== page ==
The problem is that the settings adjust the low speed I think. And the high speed is probably the more important setting.

You may need a-hole day at mallala, with data, stopwatch, camera, and notepad...

The Mrs had a Hyundai... I would rive that as smooth as I could and when I was in the Lotus I would envision the Excel, and "silky the car" from turn to turn in super slow motion like a romance scene with the music playing...

When we had it rego'ed the MVR chap said, the damper mount i broken...
And I said "Maaate... One drives around those things without complaining."

My driving has not improved one bit with the hyundai fixed.
 

·
Registered
Joined
·
831 Posts
I have the Ohlins DA, currently with the standard 325/425 rates. The car has been set up beautify and it's very neutral and predictable on the street and track however with the soft springs directional changes are difficult and sometimes a change in grip feels very vague (which would be more of an issue if the car was poorly balanced. It's really only exposed on a race track.

In search of more feel I am going with 480/600 which is the stiffest available from Ohlins. I just have no idea what I should be doing with my compression and rebound. I figured I would start by backing the compression off 4 clicks from where it currently is but not sure whether rebound needs to go up or down?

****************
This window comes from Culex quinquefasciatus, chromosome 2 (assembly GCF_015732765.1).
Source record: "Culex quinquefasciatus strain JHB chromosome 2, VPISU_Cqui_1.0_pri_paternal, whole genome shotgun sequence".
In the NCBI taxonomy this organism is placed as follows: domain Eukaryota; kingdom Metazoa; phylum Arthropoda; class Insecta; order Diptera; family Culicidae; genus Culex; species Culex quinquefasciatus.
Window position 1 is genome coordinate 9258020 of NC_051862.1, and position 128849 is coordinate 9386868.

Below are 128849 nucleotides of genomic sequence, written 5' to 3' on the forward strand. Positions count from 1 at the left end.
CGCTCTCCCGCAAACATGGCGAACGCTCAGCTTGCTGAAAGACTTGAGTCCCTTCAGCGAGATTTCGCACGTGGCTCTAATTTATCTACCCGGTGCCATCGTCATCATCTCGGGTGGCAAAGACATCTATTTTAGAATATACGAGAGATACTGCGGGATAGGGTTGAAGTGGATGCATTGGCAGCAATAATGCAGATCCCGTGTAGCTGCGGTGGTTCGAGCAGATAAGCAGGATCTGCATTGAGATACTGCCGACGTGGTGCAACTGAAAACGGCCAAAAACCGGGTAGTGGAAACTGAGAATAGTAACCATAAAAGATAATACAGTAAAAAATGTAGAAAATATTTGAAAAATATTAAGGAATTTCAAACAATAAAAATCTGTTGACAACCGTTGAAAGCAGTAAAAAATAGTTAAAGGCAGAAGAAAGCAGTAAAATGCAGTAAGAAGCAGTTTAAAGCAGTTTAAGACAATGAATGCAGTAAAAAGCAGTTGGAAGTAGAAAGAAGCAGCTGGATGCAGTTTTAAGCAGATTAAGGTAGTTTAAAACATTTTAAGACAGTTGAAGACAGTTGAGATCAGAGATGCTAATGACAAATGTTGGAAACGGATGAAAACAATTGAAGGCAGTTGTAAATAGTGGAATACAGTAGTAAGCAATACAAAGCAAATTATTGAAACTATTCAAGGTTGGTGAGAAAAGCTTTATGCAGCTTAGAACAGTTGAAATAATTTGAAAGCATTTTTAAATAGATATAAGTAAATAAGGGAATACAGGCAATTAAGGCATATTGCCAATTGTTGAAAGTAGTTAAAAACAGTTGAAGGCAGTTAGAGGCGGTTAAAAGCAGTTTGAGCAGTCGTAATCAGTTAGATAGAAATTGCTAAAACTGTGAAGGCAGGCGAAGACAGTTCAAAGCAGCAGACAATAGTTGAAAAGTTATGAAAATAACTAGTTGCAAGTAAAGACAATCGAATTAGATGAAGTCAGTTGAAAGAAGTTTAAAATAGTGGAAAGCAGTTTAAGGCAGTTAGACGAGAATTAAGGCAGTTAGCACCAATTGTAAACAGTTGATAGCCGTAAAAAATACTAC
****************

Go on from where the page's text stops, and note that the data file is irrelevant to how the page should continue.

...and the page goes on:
I also have an adjustable front bar (mine is a cup 240) but I will play around with that once I'm happy with the dampers.
What you are describing as directional "feel" doesn't sound like a spring issue but turn-in understeer. Adding camber makes a world of difference. Going to stiffer springs may have the effect of you having less directional "feel" initially because you're losing the visual aid of the car weight transferring to one side or the other as you turn in.

Sounds like experimentation's in order!
 

·
Registered
Joined
·
327 Posts
What you are describing as directional "feel" doesn't sound like a spring issue but turn-in understeer. Adding camber makes a world of difference. Going to stiffer springs may have the effect of you having less directional "feel" initially because you're losing the visual aid of the car weight transferring to one side or the other as you turn in.

Sounds like experimentation's in order!
true, the alignment was not perfect and I have some new steering arms and shims here ready to go in to both increase and tidy up front camber. although i am running a bit of front toe out so the turn is was actually not a problem for me. there was a hint of mid corner understeer, not so much on entry though.

I have ordered the springs anyway so we'll see how it goes!


Holmz: not sure where my dampers are currently set (havent counted the clicks) but leaving them as they are and trying that first is probably a good idea as at least its a reference point.

regarding front to rear balance, i'm actually sticking with a very similar ratio of front to rear spring so hopefully the neutral is retained.
 

·
Registered
Joined
·
1,350 Posts
Is an adjustable front sway bar more or less "required" if you're running stock on an Elise (05') and thinking of going with SA or DA shocks?